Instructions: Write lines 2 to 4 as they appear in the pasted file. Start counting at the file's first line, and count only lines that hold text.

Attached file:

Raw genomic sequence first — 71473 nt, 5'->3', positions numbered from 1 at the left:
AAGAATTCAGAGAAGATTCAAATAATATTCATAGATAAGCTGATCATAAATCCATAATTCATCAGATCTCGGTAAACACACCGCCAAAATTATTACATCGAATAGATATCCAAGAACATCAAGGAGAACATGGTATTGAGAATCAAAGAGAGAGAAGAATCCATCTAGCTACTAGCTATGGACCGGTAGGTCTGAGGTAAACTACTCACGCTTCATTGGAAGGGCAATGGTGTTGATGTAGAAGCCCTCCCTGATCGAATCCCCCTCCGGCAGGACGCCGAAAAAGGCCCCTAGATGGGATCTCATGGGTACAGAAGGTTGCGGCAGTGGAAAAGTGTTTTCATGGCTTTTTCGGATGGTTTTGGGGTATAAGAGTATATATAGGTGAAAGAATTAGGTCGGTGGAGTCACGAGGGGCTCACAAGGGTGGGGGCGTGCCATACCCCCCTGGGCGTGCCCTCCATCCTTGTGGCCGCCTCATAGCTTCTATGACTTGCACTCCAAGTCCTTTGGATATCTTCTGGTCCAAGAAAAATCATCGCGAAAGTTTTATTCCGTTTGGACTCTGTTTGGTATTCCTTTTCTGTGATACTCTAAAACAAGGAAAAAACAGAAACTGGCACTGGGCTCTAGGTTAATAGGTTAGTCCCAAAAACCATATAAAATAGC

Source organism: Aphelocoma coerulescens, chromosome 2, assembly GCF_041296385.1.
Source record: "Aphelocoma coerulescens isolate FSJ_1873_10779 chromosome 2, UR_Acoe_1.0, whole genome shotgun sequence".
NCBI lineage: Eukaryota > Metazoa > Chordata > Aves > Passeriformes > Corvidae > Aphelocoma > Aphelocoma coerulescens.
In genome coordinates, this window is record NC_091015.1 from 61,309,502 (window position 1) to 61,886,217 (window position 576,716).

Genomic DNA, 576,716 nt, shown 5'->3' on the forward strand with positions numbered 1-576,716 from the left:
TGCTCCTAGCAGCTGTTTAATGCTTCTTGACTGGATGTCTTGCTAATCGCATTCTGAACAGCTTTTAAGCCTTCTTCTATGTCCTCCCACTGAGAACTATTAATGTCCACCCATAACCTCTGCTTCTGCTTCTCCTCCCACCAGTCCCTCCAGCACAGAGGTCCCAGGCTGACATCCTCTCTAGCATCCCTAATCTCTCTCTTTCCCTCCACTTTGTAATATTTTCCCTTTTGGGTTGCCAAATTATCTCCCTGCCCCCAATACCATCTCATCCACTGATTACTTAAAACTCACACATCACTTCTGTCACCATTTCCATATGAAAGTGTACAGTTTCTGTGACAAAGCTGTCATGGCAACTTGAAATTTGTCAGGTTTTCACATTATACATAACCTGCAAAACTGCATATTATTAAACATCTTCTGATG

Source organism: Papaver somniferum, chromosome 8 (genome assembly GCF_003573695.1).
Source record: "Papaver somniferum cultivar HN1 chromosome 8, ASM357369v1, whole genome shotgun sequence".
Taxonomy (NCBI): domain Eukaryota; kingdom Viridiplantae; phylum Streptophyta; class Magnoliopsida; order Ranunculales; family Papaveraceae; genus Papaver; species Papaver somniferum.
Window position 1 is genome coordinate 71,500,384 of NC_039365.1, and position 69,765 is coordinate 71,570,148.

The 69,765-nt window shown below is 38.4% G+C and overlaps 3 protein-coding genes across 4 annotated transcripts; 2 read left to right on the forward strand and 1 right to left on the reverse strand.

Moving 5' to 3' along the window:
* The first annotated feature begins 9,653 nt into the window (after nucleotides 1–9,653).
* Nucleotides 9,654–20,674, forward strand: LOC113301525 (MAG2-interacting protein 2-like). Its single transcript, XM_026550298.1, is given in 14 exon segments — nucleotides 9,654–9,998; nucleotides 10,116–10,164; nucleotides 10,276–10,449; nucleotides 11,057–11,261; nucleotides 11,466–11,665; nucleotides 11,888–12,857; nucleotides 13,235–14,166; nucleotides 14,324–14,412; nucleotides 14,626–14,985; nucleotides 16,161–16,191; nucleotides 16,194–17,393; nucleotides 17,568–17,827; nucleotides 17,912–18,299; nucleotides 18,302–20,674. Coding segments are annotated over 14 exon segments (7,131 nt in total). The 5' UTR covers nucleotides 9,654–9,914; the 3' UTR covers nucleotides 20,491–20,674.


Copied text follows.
AAGAATTCAGAGAAGATTCAAATAATATTCATAGATAAGCTGATCATAAATCCATAATTCATCAGATCTCGGTAAACACACCGCCAAAATTATTACATCGAATAGATATCCAAGAACATCAAGGAGAACATGGTATTGAGAATCAAAGAGAGAGAAGAATCCATCTAGCTACTAGCTATGGACCGGTAGGTCTGAGGTAAACTACTCACGCTTCATTGGAAGGGCAATGGTGTTGATGTAGAAGCCCTCCCTGATCGAATCCCCCTCCGGCAGGACGCCGAAAAAGGCCCCTAGATGGGATCTCATGGGTACAGAAGGTTGCGGCAGTGGAAAAGTGTTTTCATGGCTTTTTCGGATGGTTTTGGGGTATAAGAGTATATATAGGTGAAAGAATTAGGTCGGTGGAGTCACGAGGGGCTCACAAGGGTGGGGGCGTGCCATACCCCCCTGGGCGTGCCCTCCATCCTTGTGGCCGCCTCATAGCTTCTATGACTTGCACTCCAAGTCCTTTGGATATCTTCTGGTCCAAGAAAAATCATCGCGAAAGTTTTATTCCGTTTGGACTCTGTTTGGTATTCCTTTTCTGTGATACTCTAAAACAAGGAAAAAACAGAAACTGGCACTGGGCTCTAGGTTAATAGGTTAGTCCCAAAAACCATATAAAATAGC

Source organism: Aphelocoma coerulescens, chromosome 2, assembly GCF_041296385.1.
Source record: "Aphelocoma coerulescens isolate FSJ_1873_10779 chromosome 2, UR_Acoe_1.0, whole genome shotgun sequence".